Oh, the pain of a book that takes a fascinating subject matter and converts it into a dull lecture on abstract principles of an academic agenda. Double the pain when that academic agenda turns out to be the undeveloped reflections of a weak, one-track mind.
An Instinct For Dragons should have been a great book. Its subject is dragon myth, as found around the world. Sounds pretty interesting, huh? I expected to find a discussion of the legends of dragons, exploring their more subtle themes, comparing and contrasting the stories of different cultural groups. Instead, I found a poorly constructed diatribe.
The author, David E. Jones, an associate professor of Anthropology at the University of Central Florida, seems to have a remarkable talent for simplification, repetition and hard-headed argumentativeness. At the beginning of the book, he makes a basic point, that might have some merit, and then refuses to move on, repeating that point over and over again throughout the whole book. Even worse, Dr. Jones does not allow any perspective but his own to have any merit. Past the first 35 pages, the book begins to sound more like the obsessions of a self-educated conspiracy theorist than the reasonable discussion of a young anthropologist who has been through graduate school.
The idea that Dr. Jones promotes throughout this book is that all humans have an instinctual fear of dragon-like creatures, and that dragons appear in legend throughout the world because they are a universal, inborn amalgam of snakes, large cats and eagles. He points out that for millions of years, our ancestors have been prey to these creatures, and asserts that an all-in-one fear of creatures with their traits developed as an adaptive mental mechanism to promote survival through avoidance.
Hey, that's a neat idea. Still, is that all there is to say on the matter of dragons? Apparently, Dr. Jones thinks so. He belittles the importance of all other ideas about dragon legend, dismissing out-of-hand alternative explanations for the widespread development of stories about dragons, and even going so far as to state that, when dragons are discussed, "It is the search for the biological and evolutionary basis of the dragon that is of concern and not the use of the dragon as a literary symbol or artistic motif."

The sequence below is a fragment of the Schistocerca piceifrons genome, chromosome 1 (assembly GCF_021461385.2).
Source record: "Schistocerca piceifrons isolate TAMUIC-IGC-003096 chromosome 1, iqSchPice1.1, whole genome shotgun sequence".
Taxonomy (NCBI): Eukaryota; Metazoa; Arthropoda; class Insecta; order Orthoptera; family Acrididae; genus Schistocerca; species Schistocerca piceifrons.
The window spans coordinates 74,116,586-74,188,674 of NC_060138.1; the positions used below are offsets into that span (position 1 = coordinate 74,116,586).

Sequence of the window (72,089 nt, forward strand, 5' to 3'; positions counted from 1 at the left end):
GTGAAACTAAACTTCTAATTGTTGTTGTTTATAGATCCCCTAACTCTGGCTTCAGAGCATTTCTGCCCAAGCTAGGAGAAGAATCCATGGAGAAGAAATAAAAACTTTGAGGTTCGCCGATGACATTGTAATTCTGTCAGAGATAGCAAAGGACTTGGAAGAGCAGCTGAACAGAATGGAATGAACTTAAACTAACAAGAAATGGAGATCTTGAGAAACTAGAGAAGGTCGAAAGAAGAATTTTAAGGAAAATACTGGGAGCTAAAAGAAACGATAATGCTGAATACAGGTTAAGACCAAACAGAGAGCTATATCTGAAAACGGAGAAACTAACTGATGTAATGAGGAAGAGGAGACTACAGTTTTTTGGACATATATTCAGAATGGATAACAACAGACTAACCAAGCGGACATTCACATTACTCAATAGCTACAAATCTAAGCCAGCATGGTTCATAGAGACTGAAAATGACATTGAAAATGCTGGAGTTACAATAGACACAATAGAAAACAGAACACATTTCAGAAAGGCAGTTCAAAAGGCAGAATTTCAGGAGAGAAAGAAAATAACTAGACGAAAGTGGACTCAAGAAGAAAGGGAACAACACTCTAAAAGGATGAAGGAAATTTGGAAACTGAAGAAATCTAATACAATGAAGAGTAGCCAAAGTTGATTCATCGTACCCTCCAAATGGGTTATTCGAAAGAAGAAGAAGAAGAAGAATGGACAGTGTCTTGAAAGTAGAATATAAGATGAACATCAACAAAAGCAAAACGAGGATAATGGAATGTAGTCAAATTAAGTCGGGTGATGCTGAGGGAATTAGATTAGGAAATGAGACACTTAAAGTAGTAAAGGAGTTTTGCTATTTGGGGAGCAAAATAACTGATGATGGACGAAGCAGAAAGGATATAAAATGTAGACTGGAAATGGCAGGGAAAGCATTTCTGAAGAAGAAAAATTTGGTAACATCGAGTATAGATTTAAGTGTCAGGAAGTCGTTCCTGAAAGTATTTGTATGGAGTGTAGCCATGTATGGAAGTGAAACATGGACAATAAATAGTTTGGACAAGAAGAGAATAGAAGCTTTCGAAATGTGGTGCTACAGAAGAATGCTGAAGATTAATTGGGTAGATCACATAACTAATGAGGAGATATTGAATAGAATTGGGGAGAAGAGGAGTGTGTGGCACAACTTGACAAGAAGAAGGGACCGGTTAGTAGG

Is this an anthropologist talking? It shocks me to see an anthropologist claim that a creature of legend is only of concern as it sheds light on principles of biological evolution. Dr. Jones misses the point - without literature and art, there would be no stories of dragons for him to study. Anthropologists are supposed to be more broad-based in their thought than to make such simplistic statements.
Dr. Jones ignores another basic idea of anthropology when he lumps a diverse number of mythical creatures together under the convenient term "dragon". In order to make his argument that belief in dragons is universal among humans, he broadens the definition of a dragon to an absurd extent, including griffins, Quetzelcoatl of the Aztecs, and the bunyip of Australia. When Jones calls all of these "dragon", he makes the same mistake that eager theologians make when they call the Confucian tradition a religion, and then analyze it according to their own definition of what a religion must be. Anthropologists are supposed to understand cultures on their own terms first and foremost, not to concoct simplistic one-world concepts that are then forced into the boundaries of particular cultures, whether they fit or not.
An Instinct for Dragons is not only poorly thought out, it is dull reading because of its single-mindedness. Dr. Jones would have created a great book if he had been willing to introduce his ideas as a theory-in-progress, then discuss and acknowledge the value of others' ideas about dragons as well. As it is, his work is so annoyingly superficial that I can't stand to even keep this book in my house.
Oh, the joyful release of the used book store!
At Cu Sith: